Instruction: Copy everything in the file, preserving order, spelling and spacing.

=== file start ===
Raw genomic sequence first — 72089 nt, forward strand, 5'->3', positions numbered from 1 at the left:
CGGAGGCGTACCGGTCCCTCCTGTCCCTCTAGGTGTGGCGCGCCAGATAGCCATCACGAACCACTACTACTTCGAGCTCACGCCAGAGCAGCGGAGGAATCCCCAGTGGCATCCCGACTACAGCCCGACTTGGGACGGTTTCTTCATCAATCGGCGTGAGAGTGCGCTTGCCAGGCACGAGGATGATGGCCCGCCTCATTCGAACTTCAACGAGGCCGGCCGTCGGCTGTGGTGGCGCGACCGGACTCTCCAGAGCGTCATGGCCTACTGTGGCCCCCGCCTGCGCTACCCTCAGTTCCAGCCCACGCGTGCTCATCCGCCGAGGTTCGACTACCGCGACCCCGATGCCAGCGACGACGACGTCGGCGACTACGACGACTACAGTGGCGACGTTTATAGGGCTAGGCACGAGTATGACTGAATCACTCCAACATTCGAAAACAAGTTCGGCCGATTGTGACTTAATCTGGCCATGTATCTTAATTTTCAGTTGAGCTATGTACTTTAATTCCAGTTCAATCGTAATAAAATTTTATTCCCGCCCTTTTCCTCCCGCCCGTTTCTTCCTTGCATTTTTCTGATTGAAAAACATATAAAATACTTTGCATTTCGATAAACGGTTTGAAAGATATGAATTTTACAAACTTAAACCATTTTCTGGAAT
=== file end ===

Raw genomic sequence first — 72089 nt, forward strand, 5'->3', positions numbered from 1 at the left:
CGGAGGCGTACCGGTCCCTCCTGTCCCTCTAGGTGTGGCGCGCCAGATAGCCATCACGAACCACTACTACTTCGAGCTCACGCCAGAGCAGCGGAGGAATCCCCAGTGGCATCCCGACTACAGCCCGACTTGGGACGGTTTCTTCATCAATCGGCGTGAGAGTGCGCTTGCCAGGCACGAGGATGATGGCCCGCCTCATTCGAACTTCAACGAGGCCGGCCGTCGGCTGTGGTGGCGCGACCGGACTCTCCAGAGCGTCATGGCCTACTGTGGCCCCCGCCTGCGCTACCCTCAGTTCCAGCCCACGCGTGCTCATCCGCCGAGGTTCGACTACCGCGACCCCGATGCCAGCGACGACGACGTCGGCGACTACGACGACTACAGTGGCGACGTTTATAGGGCTAGGCACGAGTATGACTGAATCACTCCAACATTCGAAAACAAGTTCGGCCGATTGTGACTTAATCTGGCCATGTATCTTAATTTTCAGTTGAGCTATGTACTTTAATTCCAGTTCAATCGTAATAAAATTTTATTCCCGCCCTTTTCCTCCCGCCCGTTTCTTCCTTGCATTTTTCTGATTGAAAAACATATAAAATACTTTGCATTTCGATAAACGGTTTGAAAGATATGAATTTTACAAACTTAAACCATTTTCTGGAAT